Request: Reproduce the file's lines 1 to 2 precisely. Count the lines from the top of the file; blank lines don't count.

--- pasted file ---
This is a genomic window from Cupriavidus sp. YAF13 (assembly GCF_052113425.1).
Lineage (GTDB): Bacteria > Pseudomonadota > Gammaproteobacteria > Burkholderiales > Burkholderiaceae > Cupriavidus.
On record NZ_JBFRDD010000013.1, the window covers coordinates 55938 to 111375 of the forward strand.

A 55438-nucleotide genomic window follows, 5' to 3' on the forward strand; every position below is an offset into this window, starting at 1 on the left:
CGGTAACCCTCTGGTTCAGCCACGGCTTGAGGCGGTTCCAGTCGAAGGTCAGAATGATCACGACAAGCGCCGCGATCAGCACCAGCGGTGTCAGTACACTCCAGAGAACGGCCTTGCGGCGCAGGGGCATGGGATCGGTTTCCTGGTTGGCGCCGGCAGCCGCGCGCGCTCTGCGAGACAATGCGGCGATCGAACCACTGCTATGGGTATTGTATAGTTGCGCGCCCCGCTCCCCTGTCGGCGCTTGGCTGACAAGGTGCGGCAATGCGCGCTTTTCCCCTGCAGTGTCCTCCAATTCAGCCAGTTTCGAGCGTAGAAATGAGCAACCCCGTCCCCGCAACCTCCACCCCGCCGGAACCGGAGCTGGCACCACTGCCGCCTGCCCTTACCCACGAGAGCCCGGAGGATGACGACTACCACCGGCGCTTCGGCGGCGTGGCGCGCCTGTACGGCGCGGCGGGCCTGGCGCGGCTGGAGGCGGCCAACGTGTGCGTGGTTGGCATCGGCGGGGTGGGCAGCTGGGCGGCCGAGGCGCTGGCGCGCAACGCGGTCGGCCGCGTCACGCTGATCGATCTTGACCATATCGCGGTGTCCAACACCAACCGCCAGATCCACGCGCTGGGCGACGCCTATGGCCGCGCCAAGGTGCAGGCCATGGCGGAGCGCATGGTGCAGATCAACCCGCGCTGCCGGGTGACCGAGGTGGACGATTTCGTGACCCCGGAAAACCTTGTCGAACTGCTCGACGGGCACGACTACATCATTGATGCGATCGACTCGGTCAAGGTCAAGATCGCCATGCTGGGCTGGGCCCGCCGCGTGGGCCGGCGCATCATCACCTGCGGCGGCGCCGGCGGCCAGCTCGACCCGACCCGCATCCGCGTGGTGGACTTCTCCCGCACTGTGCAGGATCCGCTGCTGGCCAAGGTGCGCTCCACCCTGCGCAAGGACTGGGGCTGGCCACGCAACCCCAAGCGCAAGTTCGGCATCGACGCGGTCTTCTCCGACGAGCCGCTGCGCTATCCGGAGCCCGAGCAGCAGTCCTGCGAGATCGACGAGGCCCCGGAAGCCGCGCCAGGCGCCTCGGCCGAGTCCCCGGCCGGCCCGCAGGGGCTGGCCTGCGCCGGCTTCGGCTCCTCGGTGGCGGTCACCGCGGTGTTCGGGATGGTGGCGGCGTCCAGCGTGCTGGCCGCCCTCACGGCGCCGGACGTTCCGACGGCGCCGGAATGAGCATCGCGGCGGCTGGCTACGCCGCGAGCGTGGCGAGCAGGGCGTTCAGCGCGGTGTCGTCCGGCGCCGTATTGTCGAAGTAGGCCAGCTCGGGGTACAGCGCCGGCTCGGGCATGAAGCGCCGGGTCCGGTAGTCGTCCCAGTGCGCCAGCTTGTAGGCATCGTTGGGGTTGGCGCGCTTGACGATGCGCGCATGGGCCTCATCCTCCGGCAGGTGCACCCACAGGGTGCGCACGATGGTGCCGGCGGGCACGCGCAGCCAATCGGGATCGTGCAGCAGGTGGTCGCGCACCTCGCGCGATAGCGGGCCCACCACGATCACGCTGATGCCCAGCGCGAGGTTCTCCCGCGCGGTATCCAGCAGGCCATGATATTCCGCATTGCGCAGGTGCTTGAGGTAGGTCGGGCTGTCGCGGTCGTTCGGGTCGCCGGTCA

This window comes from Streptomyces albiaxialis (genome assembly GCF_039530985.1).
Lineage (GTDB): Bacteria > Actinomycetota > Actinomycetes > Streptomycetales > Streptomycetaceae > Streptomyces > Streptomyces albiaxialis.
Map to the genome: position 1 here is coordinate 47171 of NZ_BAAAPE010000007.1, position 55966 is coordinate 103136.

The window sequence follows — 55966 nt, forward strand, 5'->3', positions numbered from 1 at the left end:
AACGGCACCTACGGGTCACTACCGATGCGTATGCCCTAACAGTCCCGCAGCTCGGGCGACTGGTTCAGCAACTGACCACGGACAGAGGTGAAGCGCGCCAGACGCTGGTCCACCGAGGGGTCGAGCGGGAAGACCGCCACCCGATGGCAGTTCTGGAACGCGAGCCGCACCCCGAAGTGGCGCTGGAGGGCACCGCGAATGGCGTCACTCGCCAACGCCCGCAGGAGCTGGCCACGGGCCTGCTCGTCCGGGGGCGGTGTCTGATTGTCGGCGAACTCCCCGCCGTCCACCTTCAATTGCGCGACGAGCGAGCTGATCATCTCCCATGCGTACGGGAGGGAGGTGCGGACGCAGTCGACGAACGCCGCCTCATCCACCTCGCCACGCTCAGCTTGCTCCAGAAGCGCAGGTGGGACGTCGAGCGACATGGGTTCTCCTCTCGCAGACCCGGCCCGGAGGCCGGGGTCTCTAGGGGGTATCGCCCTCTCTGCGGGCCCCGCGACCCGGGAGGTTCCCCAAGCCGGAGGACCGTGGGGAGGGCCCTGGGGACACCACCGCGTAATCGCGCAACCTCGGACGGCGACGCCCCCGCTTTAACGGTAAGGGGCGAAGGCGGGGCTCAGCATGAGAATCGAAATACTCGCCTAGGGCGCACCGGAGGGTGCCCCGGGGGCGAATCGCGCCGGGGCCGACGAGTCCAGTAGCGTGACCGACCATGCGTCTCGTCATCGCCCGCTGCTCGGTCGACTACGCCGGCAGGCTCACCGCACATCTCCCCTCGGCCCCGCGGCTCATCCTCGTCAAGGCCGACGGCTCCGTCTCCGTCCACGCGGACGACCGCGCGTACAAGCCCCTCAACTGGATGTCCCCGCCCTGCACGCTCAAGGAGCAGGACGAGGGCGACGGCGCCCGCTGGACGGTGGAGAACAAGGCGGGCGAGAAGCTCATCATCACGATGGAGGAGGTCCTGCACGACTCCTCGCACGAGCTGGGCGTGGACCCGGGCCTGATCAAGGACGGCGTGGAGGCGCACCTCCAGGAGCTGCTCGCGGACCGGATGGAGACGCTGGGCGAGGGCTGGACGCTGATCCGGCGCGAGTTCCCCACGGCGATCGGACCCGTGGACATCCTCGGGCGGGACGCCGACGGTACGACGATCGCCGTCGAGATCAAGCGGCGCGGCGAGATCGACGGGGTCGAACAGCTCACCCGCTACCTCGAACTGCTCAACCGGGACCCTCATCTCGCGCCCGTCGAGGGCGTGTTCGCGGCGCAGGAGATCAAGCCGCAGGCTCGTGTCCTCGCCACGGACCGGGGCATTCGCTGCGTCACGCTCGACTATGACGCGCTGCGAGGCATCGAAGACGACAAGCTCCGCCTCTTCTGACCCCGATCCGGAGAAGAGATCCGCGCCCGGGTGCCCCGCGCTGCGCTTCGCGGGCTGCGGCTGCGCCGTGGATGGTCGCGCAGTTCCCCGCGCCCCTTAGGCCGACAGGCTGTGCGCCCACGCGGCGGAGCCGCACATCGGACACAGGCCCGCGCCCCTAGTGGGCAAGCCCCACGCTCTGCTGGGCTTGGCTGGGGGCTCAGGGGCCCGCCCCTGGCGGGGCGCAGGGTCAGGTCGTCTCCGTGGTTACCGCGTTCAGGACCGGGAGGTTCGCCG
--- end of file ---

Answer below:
This is a genomic window from Cupriavidus sp. YAF13 (assembly GCF_052113425.1).
Lineage (GTDB): Bacteria > Pseudomonadota > Gammaproteobacteria > Burkholderiales > Burkholderiaceae > Cupriavidus.